This article is from Big Technology, a newsletter by Alex Kantrowitz.
The Facebook survey looked bleak. According to internal research released by a whistleblower last year, young adults told the company that its main app was irrelevant, negative, and undifferentiated. They said it was for older people. And increasingly, they were right. The average Facebook user’s age jumped by more than five years between 2013 and 2021, opening the door for TikTok.
Now, as TikTok surges, Facebook is responding. The company has accepted that some of its core app’s fundamentals are off. That sometimes, the most “social” interactions with “media” happen in private message threads, not feeds. And that content from friends and family, while intriguing, can pale in comparison to content suggested by A.I. So Facebook is transforming itself to adapt.
“Relevance of content, or being irrelevant, or Facebook being cluttered, that’s really top of mind,” said Tom Alison, a top Meta executive who runs the core Facebook platform, in an interview this week. He has his work cut out for him.
Facebook came of age when discovery on the internet was limited. If you wanted to find something, you’d generally search for it, rather than it searching for you. The company’s original innovation was to connect you with friends and family who’d share articles, images, and videos you’d find interesting. It would push you content, in the order it thought you’d most like it, instead of making you look for it.
The old Facebook model had two key flaws, however: 1) Eventually, people grew tired of broadcasting, so sharing declined, and 2) the internet contained more interesting stuff than what first-degree connections recommended, making Facebook recommendations feel a bit dull.
As Facebook matured, YouTube and then TikTok took advantage of its flaws. They used A.I. to comb through billions of videos and recommend what people, personally, would find interesting. Then, when someone found something they liked, they’d share it via text—not feeds—with close friends. Many young people, coming online for the first time, skipped Facebook entirely in favor of these mediums. They did go to Facebook’s corporate siblings Instagram (for content) and WhatsApp (for sharing), but even as Meta continued to rake in fortunes, the “blue app” lost its luster.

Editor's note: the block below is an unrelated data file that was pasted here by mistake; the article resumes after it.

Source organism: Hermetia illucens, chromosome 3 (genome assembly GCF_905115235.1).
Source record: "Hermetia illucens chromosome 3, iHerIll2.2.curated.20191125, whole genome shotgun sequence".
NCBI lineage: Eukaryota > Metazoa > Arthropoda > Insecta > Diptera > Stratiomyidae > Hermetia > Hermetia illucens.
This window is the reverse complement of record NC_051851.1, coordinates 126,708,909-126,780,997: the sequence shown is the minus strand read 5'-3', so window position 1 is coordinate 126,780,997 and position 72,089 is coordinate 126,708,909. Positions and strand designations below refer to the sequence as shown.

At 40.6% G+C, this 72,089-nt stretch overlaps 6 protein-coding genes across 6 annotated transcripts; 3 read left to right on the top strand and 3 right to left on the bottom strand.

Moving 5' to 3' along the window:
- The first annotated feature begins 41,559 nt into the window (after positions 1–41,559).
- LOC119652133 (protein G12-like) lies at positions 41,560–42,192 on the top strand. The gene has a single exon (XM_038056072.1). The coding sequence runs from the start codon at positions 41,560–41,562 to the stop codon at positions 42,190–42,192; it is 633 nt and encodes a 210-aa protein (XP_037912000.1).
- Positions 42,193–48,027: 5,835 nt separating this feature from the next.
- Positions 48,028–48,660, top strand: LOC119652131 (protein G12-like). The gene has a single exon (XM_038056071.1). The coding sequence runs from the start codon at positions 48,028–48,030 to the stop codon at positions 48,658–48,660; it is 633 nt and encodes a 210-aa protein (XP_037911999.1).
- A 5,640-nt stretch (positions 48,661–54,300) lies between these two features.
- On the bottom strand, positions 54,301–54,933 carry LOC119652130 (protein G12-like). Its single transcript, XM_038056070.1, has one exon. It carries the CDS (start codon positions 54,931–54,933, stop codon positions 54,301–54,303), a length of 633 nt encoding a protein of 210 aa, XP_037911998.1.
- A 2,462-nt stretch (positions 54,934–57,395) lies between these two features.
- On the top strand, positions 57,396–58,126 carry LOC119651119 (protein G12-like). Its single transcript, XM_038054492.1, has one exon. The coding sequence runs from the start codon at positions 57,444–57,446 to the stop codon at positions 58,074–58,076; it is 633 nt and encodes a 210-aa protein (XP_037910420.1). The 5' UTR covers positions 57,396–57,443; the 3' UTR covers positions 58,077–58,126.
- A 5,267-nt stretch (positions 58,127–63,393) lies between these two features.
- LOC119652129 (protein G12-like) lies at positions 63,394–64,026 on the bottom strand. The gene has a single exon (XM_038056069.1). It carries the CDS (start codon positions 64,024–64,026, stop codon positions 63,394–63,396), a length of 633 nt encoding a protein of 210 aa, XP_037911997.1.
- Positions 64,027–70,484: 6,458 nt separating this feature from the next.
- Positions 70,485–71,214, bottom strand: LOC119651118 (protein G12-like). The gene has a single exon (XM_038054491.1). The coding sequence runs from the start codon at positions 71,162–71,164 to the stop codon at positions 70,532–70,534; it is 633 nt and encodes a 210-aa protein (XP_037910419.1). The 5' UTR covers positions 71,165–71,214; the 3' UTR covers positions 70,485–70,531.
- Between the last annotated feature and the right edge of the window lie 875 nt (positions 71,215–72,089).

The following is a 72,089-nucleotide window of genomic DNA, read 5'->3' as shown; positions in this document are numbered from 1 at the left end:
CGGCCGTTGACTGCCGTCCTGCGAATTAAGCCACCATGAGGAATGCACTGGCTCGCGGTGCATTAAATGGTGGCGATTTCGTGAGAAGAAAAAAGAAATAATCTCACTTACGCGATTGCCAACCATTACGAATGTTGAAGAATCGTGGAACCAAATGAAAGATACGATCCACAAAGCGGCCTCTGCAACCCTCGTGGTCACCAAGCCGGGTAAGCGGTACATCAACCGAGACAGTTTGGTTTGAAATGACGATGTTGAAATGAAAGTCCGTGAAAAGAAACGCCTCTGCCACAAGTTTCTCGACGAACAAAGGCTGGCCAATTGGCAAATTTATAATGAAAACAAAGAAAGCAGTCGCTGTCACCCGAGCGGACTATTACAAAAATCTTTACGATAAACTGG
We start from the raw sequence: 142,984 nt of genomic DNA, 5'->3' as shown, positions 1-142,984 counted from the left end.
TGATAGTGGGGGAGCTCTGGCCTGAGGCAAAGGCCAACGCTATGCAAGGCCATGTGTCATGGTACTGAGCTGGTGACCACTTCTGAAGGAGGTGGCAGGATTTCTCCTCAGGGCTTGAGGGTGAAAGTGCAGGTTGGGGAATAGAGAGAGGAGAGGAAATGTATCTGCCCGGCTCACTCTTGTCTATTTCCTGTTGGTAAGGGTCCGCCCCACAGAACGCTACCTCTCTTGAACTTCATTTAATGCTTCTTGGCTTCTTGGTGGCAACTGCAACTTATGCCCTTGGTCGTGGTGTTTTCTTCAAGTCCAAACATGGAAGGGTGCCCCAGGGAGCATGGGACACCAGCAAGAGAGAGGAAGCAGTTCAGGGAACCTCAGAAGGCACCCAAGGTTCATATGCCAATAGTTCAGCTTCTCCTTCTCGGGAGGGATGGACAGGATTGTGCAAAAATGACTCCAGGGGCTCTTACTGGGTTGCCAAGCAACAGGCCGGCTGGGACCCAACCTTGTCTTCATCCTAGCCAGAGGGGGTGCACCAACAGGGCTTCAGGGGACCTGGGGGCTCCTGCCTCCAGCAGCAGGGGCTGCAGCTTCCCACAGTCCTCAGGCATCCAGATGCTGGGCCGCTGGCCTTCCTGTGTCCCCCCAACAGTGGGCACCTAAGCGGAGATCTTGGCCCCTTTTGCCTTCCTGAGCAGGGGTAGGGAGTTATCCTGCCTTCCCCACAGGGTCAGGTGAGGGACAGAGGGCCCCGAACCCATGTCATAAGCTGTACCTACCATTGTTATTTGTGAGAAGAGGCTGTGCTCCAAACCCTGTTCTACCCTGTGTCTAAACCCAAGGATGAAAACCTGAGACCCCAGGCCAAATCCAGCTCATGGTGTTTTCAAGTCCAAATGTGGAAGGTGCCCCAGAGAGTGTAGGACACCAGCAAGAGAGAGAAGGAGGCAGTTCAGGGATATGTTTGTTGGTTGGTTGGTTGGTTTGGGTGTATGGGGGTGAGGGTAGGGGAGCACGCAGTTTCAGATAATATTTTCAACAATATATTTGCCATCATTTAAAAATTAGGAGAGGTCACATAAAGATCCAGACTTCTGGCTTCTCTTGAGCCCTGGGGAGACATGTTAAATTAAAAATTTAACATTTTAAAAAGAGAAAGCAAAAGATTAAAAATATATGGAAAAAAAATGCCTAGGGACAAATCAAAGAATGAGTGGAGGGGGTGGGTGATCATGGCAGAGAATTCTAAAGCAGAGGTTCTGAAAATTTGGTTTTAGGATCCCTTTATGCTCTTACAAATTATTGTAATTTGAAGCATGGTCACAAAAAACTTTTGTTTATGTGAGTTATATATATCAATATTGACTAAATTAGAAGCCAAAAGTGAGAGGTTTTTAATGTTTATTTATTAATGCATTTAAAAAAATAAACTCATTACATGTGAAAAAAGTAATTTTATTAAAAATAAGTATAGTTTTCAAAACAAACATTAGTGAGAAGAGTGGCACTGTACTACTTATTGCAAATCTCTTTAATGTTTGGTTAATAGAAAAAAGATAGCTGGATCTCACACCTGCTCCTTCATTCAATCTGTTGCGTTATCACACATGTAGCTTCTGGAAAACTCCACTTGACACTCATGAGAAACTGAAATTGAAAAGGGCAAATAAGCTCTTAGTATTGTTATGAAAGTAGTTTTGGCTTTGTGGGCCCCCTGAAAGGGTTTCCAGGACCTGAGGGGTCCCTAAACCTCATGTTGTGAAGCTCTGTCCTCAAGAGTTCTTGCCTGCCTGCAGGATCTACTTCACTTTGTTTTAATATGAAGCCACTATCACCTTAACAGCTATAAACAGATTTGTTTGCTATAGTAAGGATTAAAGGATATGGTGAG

After again pushing friends and family content to the fore a few years ago, Facebook has finally accepted the world has moved on. The news feed, it says once again, is changing. It’s still going to show you stuff from people you know. But in an attempt to reinvigorate its feed, it will show you content from elsewhere more often. It’s also going to split its feed into two, with a “Home” tab of Reels and Stories taking precedence.
Facebook’s move toward recommended content acknowledges that its fundamental innovation is no longer enough. “People feel like, gosh, I’m going to open the app; I know that there’s millions or billions of people on Facebook,” said Alison. “I want to see what Facebook and this huge set of people have for me.”
Facebook also seems ready to calibrate its feed differently. While it’s optimized for time spent and in-feed engagement in the past, Alison indicated that people share differently now. He seemed thrilled about the idea of people finding content they like on Facebook and discussing it, privately, in messages with their friends. “Is a post where somebody shares more valuable than a pretty in-depth discussion with a friend on a messaging thread?” Alison asked. “I’m not so sure that kind of calculation makes sense. I think people want to connect in a variety of ways.”
Facebook will thus add messaging back into its main app—no more compulsory hopping over to a separate Messenger app—hoping to inspire conversations about content people find in its feed. It’s also working to improve the quality of that content, announcing this week that people can adjust what they see in feed by marking ”show more” or “show less”. And when it measures success, Facebook isn’t only concerned about time spent, but how often people come back to its app.
The critical question for Facebook will now be whether it can keep its identity—or forge a new one—without turning into a cheap TikTok clone. That question is very open. (In one recent mishap, Instagram users revolted against the addition of more video and more content from unfamiliar users in their main feeds; Meta rolled back the changes.)
“We haven’t completely figured out the right way to integrate short-form video,” said Alison, referring to Meta’s Reels, which are very similar to TikToks. “It’s still a big kind of journey for us.” Getting it right will determine the future of the 2.9 billion-user app, beginning with how many of those billions decide to stick around.